Sweat runs down my back as I lean against the wood of the hideout I now share with Kalen. It's midsummer and the air is thick and heavy. The shade provides some relief, but it's not enough.

"Summer is halfway over already," Kalen groans, cracking his knuckles. "I can't believe it."

"Ugh, don't remind me. I'm not looking forward to shaping young minds." I punctuate the words with air quotes.

"At least you don't have to go out and kill people, Calla." All of a sudden, the humor is gone and Kalen looks morose. I can't say I blame him.

"Are you sure there's nothing you can do to get out of that?"

"Short of permanently maiming myself, not really," Kalen sighs. Why talk about something we can't change anyway? Instead, I change the subject.

"So, when are you going to tell me what's in the box?"

At the mention of the box, his eyes light up. It's more like a trunk, and he's sitting on it like it's a bench.

"You really don't recognize it?" Kalen asks. "Where I come from, everyone has this game."

A game? I wonder. What kind of game comes in a giant trunk? The people on the Other Side really are a bit odd.

"Here, see for yourself," he says, jumping off of the box and opening its lid. For the first time, I notice the words "ROBOT SCRABBLE" stamped on its side in red block letters.

"Robot... Scrabble?" I ask, wondering if this is some kind of joke.

"Yup," Kalen says. "It's just like regular Scrabble, only better. Every time you play a word, you get to build part of your robot. And then at the end, your robots fight to the death."

For a moment, I'm dumbstruck. Leave it to the Other Side to turn a completely innocuous word game into an act of war.

"Um, don't take this the wrong way," I say, "but is there anything your people do that doesn't involve fighting?"

"War is kind of a way of life for us," he admits.

"Well, I guess it is for my people too," I say. "Too bad we don't even know what it is we're fighting about."

"Hey, that reminds me!" Kalen says, "I was browsing the Splinternet the other day and I came across an old message board. The government was supposed to have shut them all down, but I guess they missed this one somehow."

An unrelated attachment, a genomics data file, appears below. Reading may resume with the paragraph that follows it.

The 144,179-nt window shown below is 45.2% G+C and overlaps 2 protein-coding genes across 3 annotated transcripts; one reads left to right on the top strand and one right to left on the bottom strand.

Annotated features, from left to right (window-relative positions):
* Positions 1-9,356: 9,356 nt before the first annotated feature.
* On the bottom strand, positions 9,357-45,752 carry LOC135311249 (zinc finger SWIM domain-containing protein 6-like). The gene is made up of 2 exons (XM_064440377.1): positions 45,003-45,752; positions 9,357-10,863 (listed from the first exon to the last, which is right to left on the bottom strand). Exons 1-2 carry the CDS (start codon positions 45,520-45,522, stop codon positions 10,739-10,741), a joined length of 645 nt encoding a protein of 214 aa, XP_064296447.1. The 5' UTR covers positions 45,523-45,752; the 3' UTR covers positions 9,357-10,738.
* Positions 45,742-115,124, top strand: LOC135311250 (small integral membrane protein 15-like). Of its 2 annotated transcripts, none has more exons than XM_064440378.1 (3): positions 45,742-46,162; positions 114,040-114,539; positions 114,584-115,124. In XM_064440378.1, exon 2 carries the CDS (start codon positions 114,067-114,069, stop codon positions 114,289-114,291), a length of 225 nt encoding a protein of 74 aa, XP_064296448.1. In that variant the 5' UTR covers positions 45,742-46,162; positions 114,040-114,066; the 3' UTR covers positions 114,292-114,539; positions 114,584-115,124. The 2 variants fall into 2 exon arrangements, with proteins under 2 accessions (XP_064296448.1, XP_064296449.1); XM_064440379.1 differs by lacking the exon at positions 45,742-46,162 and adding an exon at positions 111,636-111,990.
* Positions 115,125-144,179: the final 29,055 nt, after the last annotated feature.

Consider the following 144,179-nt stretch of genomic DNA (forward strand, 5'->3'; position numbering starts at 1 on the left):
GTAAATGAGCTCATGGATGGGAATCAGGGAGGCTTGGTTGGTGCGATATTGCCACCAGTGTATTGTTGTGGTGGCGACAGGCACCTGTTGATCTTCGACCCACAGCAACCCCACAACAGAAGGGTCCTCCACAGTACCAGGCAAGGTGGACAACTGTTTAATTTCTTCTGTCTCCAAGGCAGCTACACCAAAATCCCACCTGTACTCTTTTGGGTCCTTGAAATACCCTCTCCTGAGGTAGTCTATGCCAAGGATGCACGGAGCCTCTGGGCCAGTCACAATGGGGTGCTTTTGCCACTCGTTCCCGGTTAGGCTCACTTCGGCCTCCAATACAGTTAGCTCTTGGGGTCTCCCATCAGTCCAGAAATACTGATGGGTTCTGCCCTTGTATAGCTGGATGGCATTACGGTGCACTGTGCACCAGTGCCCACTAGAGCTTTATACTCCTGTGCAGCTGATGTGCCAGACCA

I nod as if I have a clue what he's talking about. Kalen is a computer person, but in my City computers are rarely used outside of school. I barely even know what the Splinternet is, let alone a "message board".

"Anyway," he continues, "Someone on the board posted an old map of our region."

"Yeah, so?" Maps and history remind me too much of school, something I'd prefer not to think about right now.

"My people used to keep these archive-buildings back in the day," he says, "called them 'libraries'. The map shows one not far from here."

"A library?" This could actually be interesting. "Do you think it's still there?"

"Who knows?" Kalen says. "Maybe the ruins are. You want to go look for it sometime?"

"Sure, why the hell not?" I say. "But first, my robot is gonna kick your robot's ass at some Scrabble!"

* * * * *

Sweat beads on my forehead as I watch Kalen working. Summer is nearly over, but the heat shows no sign of breaking. Right now, though, it could be a cold winter's night and I'd still be perspiring.

"You sure you want to do this?" he asks for the hundredth time. "I won't hold it against you if you back out."

"I told you, I'm in it 'til the end." My palms are clammy, but I'll die before I admit how terrified I am.

"Just making sure." His eyes are mischievous. "I don't want to turn you into a savage - you know, like my people."

"Yeah, it's totally your people's fault," I say. "We're all a bunch of idiots."

We've been working out the details of this plan since the day we found the library. Before then, we never would have dreamed of doing something like this. I would have meekly gone to my destiny as a Teacher, and Kalen to his as a soldier.

Now we've got no choice but to fight this with all we have.

Kalen's forehead scrunches in concentration as he fiddles with the wires. I glance up at the sky, hoping to God or whatever is up there that he knows what he's doing.

"Finished!" he announces a moment later.

"All right, then. Let's do it." I raise the bullhorn to my lips. An eardrum-rending squeal issues from it and I jump. I hold it farther from my face and try again.

"Attention, all citizens. Please gather at the border. Attention. Please gather at the border." A tremble tries to creep into my voice, but I hold it steady.

It takes a couple minutes, but faces begin to appear on both sides of the fence. Voices buzz, first with curiosity and then with puzzlement. One of the braver ones speaks out.